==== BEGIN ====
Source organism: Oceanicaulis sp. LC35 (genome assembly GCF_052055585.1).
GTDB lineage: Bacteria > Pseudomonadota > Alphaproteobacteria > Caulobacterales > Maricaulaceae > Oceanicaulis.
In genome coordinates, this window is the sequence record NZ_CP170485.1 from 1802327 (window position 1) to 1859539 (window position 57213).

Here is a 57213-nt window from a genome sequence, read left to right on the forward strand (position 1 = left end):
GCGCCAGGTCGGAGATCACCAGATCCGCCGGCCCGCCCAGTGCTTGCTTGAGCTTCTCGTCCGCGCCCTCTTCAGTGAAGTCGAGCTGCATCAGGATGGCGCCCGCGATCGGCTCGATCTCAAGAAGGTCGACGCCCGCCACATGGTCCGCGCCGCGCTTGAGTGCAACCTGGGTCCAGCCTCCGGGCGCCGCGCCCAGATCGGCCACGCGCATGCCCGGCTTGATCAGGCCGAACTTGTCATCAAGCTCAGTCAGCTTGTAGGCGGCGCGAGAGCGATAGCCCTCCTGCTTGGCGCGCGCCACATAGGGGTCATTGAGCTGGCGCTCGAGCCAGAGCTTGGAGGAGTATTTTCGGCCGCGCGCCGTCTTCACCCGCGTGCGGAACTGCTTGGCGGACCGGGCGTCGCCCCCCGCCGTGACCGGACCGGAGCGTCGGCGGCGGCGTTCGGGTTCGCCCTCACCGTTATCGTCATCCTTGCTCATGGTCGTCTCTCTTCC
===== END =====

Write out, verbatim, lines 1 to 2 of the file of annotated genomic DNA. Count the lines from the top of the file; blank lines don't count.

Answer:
Source organism: Oceanicaulis sp. LC35 (genome assembly GCF_052055585.1).
GTDB lineage: Bacteria > Pseudomonadota > Alphaproteobacteria > Caulobacterales > Maricaulaceae > Oceanicaulis.